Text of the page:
Doerr captures the sights and sounds of wartime and focuses, refreshingly, on the innate goodness of his major characters.

Pub Date: May 6, 2014

ISBN: 978-1-4767-4658-6

Page Count: 448

Publisher: Scribner

Review Posted Online: March 6, 2014

Kirkus Reviews Issue: March 15, 2014

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A unique story about Appalachia and the healing power of the written word.

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  • New York Times Bestseller

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THE BOOK WOMAN OF TROUBLESOME CREEK

One of Kentucky’s last living “Blue People” works as a traveling librarian in 1930s Appalachia.

Cussy Mary Carter is a 19-year-old from Troublesome Creek, Kentucky. She was born with a rare genetic condition, and her skin has always been tinged an allover deep blue. Cussy lives with her widowed father, a coal miner who relentlessly attempts to marry her off. Unfortunately, with blue skin and questionable genetics, Cussy is a tough sell. Cussy would rather keep her job as a pack-horse librarian than keep house for a husband anyway. As part of the new governmental program aimed at bringing reading material to isolated rural Kentuckians, Cussy rides a mule over treacherous terrain, delivering books and periodicals to people of limited means. Cussy’s patrons refer to her as “Bluet” or “Book Woman,” and she delights in bringing them books as well as messages, medicine, and advice. When a local pastor takes a nefarious interest in Cussy, claiming that God has sent him to rid society of her “blue demons,” efforts to defend herself leave Cussy at risk of arrest, or worse. The local doctor agrees to protect Cussy in exchange for her submission to medical testing. As Doc finds answers about Cussy’s condition, she begins to re-examine what it means to be a Blue and what life after a cure might look like. Although the novel gets off to a slow start, once Cussy begins traveling to the city for medical testing, the stakes get higher, as does the suspense of the story. Cussy's first-person narrative voice is engaging, laced with a thick Kentucky accent and colloquialisms of Depression-era Appalachia. Through the bigotry and discrimination Cussy suffers as a result of her skin color, the author artfully depicts the insidious behavior that can result when a society’s members feel threatened by things they don't understand. With a focus on the personal joy and broadened horizons that can result from access to reading material, this well-researched tale serves as a solid history lesson on 1930s Kentucky.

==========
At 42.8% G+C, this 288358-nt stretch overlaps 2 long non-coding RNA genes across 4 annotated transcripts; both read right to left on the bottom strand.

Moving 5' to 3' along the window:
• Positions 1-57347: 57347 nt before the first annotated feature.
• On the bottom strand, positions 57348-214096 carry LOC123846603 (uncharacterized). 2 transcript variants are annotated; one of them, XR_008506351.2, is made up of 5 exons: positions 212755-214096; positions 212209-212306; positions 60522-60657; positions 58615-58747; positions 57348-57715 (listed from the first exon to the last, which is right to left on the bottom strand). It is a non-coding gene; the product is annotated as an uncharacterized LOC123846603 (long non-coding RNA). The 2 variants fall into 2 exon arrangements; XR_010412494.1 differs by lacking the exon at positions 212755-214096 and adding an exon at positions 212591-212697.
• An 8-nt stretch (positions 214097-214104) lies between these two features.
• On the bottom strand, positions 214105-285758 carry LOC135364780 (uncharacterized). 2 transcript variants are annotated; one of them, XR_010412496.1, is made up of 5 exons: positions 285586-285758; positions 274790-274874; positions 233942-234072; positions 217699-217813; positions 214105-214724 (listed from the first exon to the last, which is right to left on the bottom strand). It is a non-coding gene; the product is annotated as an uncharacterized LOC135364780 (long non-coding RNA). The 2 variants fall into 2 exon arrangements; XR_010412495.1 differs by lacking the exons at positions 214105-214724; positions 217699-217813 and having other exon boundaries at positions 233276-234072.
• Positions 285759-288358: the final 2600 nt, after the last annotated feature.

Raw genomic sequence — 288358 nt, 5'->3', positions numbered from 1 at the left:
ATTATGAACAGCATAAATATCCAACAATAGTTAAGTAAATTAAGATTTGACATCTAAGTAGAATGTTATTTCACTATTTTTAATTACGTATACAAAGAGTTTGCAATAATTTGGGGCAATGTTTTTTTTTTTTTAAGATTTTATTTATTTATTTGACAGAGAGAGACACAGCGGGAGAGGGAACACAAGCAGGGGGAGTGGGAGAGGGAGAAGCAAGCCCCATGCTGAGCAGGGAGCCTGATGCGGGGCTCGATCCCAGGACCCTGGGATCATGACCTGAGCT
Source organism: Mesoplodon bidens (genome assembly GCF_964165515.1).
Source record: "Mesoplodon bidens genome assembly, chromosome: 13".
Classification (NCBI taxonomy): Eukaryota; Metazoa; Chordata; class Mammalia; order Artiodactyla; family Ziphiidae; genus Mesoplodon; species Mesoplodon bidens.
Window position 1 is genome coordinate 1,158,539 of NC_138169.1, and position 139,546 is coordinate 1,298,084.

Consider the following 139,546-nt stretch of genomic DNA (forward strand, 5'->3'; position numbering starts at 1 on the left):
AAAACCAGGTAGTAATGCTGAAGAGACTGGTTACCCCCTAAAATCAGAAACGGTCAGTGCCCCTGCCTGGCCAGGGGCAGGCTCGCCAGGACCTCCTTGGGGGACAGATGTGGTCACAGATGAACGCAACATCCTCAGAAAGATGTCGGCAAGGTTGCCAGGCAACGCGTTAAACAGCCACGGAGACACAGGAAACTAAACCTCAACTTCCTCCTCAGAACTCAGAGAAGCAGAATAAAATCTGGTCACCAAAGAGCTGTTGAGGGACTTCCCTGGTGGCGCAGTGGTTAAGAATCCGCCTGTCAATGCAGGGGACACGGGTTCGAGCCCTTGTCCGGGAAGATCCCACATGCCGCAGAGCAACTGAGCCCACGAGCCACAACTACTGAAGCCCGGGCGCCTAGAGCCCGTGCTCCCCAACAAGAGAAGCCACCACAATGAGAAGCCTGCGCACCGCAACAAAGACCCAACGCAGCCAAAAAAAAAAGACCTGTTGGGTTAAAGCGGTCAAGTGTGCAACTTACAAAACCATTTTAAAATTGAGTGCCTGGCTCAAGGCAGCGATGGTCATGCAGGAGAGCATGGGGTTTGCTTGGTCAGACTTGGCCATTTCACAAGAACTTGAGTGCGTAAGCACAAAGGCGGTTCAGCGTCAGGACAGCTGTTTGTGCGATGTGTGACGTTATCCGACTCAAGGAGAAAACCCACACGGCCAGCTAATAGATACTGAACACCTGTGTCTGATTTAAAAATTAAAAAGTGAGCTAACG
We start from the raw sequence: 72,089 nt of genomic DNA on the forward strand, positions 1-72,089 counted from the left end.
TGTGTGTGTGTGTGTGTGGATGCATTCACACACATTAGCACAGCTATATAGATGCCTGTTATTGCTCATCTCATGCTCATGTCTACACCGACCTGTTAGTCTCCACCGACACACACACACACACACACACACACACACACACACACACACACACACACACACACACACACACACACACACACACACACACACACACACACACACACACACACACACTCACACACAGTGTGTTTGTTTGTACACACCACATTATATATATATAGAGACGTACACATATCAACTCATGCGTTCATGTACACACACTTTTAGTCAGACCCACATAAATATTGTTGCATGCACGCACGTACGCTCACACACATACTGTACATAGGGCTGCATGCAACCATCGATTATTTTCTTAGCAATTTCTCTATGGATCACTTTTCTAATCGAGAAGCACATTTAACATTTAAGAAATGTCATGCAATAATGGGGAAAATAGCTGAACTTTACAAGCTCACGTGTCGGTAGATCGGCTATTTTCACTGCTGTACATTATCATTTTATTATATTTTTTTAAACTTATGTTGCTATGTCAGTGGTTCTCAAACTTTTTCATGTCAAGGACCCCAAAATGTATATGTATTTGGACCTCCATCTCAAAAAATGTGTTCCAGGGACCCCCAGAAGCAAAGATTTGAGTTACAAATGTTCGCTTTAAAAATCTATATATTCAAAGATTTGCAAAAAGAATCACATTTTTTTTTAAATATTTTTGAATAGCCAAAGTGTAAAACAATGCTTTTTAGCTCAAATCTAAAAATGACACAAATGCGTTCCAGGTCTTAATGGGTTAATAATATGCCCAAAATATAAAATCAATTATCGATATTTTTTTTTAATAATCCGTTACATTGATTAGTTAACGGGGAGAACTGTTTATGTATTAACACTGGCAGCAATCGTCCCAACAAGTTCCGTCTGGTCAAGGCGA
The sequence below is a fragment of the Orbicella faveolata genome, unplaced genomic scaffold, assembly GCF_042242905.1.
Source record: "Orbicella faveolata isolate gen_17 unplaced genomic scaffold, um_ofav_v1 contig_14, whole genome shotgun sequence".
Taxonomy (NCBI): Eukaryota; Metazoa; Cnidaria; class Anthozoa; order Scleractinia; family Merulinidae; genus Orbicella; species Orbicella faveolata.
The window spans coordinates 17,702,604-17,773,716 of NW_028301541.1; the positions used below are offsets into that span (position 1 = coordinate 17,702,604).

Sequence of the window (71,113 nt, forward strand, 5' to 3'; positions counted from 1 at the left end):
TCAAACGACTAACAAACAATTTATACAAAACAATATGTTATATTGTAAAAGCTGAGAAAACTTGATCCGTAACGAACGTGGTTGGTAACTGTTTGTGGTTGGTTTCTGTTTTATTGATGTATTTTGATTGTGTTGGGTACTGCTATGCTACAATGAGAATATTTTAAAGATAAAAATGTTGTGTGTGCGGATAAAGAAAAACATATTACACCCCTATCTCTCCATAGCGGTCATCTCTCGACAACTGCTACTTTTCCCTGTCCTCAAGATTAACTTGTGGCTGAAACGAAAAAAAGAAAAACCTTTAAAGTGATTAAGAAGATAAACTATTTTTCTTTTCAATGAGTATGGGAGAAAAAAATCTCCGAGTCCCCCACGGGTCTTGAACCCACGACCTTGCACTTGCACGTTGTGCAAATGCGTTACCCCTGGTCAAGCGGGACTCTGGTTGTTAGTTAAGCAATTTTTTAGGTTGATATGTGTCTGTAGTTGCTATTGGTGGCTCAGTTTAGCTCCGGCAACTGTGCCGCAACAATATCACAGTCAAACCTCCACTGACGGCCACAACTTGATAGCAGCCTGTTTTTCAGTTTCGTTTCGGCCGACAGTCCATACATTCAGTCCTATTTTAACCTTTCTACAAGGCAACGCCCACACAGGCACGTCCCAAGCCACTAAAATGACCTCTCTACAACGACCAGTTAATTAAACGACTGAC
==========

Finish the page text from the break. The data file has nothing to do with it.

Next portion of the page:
A unique story about Appalachia and the healing power of the written word.

Pub Date: May 7, 2019

ISBN: 978-1-4926-7152-7

Page Count: 320

Publisher: Sourcebooks Landmark

Review Posted Online: Feb. 28, 2019

Kirkus Reviews Issue: March 15, 2019